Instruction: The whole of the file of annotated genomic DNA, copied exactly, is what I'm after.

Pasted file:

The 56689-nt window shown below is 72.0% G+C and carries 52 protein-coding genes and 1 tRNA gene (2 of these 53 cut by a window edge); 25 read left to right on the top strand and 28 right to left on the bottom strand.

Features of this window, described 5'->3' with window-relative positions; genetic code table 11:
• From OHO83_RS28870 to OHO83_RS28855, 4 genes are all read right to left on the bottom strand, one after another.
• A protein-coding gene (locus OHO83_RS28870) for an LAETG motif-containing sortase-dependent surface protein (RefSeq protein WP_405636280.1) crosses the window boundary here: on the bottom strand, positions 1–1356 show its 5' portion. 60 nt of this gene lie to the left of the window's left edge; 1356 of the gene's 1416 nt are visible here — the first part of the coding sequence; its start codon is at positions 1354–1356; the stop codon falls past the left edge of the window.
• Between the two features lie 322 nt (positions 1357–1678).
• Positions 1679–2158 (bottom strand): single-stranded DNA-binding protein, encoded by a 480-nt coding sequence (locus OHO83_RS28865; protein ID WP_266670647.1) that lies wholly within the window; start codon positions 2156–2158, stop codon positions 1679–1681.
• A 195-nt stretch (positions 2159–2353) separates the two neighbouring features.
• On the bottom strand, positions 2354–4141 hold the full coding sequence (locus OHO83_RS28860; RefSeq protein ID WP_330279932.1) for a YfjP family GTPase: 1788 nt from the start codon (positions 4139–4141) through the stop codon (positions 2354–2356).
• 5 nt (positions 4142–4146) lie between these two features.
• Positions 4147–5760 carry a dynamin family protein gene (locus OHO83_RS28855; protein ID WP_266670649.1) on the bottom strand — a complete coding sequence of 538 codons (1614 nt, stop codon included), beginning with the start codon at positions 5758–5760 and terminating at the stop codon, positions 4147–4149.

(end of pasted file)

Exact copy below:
The 56689-nt window shown below is 72.0% G+C and carries 52 protein-coding genes and 1 tRNA gene (2 of these 53 cut by a window edge); 25 read left to right on the top strand and 28 right to left on the bottom strand.

Features of this window, described 5'->3' with window-relative positions; genetic code table 11:
• From OHO83_RS28870 to OHO83_RS28855, 4 genes are all read right to left on the bottom strand, one after another.
• A protein-coding gene (locus OHO83_RS28870) for an LAETG motif-containing sortase-dependent surface protein (RefSeq protein WP_405636280.1) crosses the window boundary here: on the bottom strand, positions 1–1356 show its 5' portion. 60 nt of this gene lie to the left of the window's left edge; 1356 of the gene's 1416 nt are visible here — the first part of the coding sequence; its start codon is at positions 1354–1356; the stop codon falls past the left edge of the window.
• Between the two features lie 322 nt (positions 1357–1678).
• Positions 1679–2158 (bottom strand): single-stranded DNA-binding protein, encoded by a 480-nt coding sequence (locus OHO83_RS28865; protein ID WP_266670647.1) that lies wholly within the window; start codon positions 2156–2158, stop codon positions 1679–1681.
• A 195-nt stretch (positions 2159–2353) separates the two neighbouring features.
• On the bottom strand, positions 2354–4141 hold the full coding sequence (locus OHO83_RS28860; RefSeq protein ID WP_330279932.1) for a YfjP family GTPase: 1788 nt from the start codon (positions 4139–4141) through the stop codon (positions 2354–2356).
• 5 nt (positions 4142–4146) lie between these two features.
• Positions 4147–5760 carry a dynamin family protein gene (locus OHO83_RS28855; protein ID WP_266670649.1) on the bottom strand — a complete coding sequence of 538 codons (1614 nt, stop codon included), beginning with the start codon at positions 5758–5760 and terminating at the stop codon, positions 4147–4149.